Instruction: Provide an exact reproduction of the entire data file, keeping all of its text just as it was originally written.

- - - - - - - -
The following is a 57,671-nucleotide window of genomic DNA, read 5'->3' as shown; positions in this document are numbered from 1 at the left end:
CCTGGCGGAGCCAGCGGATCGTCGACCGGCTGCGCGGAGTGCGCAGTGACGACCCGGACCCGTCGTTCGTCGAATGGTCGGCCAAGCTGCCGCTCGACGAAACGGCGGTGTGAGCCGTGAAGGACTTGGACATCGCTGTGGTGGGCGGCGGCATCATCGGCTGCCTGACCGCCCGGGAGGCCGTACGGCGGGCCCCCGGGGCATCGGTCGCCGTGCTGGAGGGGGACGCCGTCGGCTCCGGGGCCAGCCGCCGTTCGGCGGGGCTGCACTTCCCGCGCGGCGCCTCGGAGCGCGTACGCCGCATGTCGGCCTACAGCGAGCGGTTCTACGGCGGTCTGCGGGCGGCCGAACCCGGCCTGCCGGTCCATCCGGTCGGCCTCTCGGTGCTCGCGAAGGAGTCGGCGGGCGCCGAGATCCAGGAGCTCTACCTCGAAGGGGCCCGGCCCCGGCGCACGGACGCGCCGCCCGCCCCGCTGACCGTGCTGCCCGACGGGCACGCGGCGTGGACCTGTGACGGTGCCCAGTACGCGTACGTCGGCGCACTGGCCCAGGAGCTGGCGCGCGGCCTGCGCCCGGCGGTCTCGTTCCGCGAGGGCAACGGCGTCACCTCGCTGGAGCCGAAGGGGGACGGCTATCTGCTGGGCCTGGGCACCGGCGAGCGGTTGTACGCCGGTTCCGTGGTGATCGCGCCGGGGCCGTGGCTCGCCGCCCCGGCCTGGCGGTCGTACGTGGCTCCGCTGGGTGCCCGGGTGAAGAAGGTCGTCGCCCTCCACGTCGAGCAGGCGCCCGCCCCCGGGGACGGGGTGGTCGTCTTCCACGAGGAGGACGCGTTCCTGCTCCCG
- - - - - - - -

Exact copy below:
The following is a 57,671-nucleotide window of genomic DNA, read 5'->3' as shown; positions in this document are numbered from 1 at the left end:
CCTGGCGGAGCCAGCGGATCGTCGACCGGCTGCGCGGAGTGCGCAGTGACGACCCGGACCCGTCGTTCGTCGAATGGTCGGCCAAGCTGCCGCTCGACGAAACGGCGGTGTGAGCCGTGAAGGACTTGGACATCGCTGTGGTGGGCGGCGGCATCATCGGCTGCCTGACCGCCCGGGAGGCCGTACGGCGGGCCCCCGGGGCATCGGTCGCCGTGCTGGAGGGGGACGCCGTCGGCTCCGGGGCCAGCCGCCGTTCGGCGGGGCTGCACTTCCCGCGCGGCGCCTCGGAGCGCGTACGCCGCATGTCGGCCTACAGCGAGCGGTTCTACGGCGGTCTGCGGGCGGCCGAACCCGGCCTGCCGGTCCATCCGGTCGGCCTCTCGGTGCTCGCGAAGGAGTCGGCGGGCGCCGAGATCCAGGAGCTCTACCTCGAAGGGGCCCGGCCCCGGCGCACGGACGCGCCGCCCGCCCCGCTGACCGTGCTGCCCGACGGGCACGCGGCGTGGACCTGTGACGGTGCCCAGTACGCGTACGTCGGCGCACTGGCCCAGGAGCTGGCGCGCGGCCTGCGCCCGGCGGTCTCGTTCCGCGAGGGCAACGGCGTCACCTCGCTGGAGCCGAAGGGGGACGGCTATCTGCTGGGCCTGGGCACCGGCGAGCGGTTGTACGCCGGTTCCGTGGTGATCGCGCCGGGGCCGTGGCTCGCCGCCCCGGCCTGGCGGTCGTACGTGGCTCCGCTGGGTGCCCGGGTGAAGAAGGTCGTCGCCCTCCACGTCGAGCAGGCGCCCGCCCCCGGGGACGGGGTGGTCGTCTTCCACGAGGAGGACGCGTTCCTGCTCCCG